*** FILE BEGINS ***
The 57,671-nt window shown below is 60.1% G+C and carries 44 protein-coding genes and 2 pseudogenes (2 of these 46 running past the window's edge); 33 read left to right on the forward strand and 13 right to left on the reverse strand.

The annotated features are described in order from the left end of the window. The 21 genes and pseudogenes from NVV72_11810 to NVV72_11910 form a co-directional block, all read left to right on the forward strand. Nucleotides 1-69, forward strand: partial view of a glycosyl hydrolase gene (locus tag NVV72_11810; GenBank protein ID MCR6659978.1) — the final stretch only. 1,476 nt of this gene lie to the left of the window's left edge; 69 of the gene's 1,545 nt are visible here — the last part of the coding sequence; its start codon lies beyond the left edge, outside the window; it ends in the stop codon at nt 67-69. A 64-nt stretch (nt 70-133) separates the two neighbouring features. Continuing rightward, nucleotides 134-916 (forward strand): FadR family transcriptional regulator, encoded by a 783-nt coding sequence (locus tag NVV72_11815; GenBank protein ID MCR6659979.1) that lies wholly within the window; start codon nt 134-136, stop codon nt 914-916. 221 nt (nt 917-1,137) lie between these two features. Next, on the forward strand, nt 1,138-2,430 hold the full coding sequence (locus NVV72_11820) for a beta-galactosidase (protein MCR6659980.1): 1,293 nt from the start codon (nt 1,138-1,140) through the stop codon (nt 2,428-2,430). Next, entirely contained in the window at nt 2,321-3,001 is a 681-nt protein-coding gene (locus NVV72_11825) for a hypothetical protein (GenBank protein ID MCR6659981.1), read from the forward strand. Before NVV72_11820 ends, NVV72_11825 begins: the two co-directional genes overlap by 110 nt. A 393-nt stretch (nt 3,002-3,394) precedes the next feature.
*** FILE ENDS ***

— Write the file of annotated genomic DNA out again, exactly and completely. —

The 57,671-nt window shown below is 60.1% G+C and carries 44 protein-coding genes and 2 pseudogenes (2 of these 46 running past the window's edge); 33 read left to right on the forward strand and 13 right to left on the reverse strand.

The annotated features are described in order from the left end of the window. The 21 genes and pseudogenes from NVV72_11810 to NVV72_11910 form a co-directional block, all read left to right on the forward strand. Nucleotides 1-69, forward strand: partial view of a glycosyl hydrolase gene (locus tag NVV72_11810; GenBank protein ID MCR6659978.1) — the final stretch only. 1,476 nt of this gene lie to the left of the window's left edge; 69 of the gene's 1,545 nt are visible here — the last part of the coding sequence; its start codon lies beyond the left edge, outside the window; it ends in the stop codon at nt 67-69. A 64-nt stretch (nt 70-133) separates the two neighbouring features. Continuing rightward, nucleotides 134-916 (forward strand): FadR family transcriptional regulator, encoded by a 783-nt coding sequence (locus tag NVV72_11815; GenBank protein ID MCR6659979.1) that lies wholly within the window; start codon nt 134-136, stop codon nt 914-916. 221 nt (nt 917-1,137) lie between these two features. Next, on the forward strand, nt 1,138-2,430 hold the full coding sequence (locus NVV72_11820) for a beta-galactosidase (protein MCR6659980.1): 1,293 nt from the start codon (nt 1,138-1,140) through the stop codon (nt 2,428-2,430). Next, entirely contained in the window at nt 2,321-3,001 is a 681-nt protein-coding gene (locus NVV72_11825) for a hypothetical protein (GenBank protein ID MCR6659981.1), read from the forward strand. Before NVV72_11820 ends, NVV72_11825 begins: the two co-directional genes overlap by 110 nt. A 393-nt stretch (nt 3,002-3,394) precedes the next feature.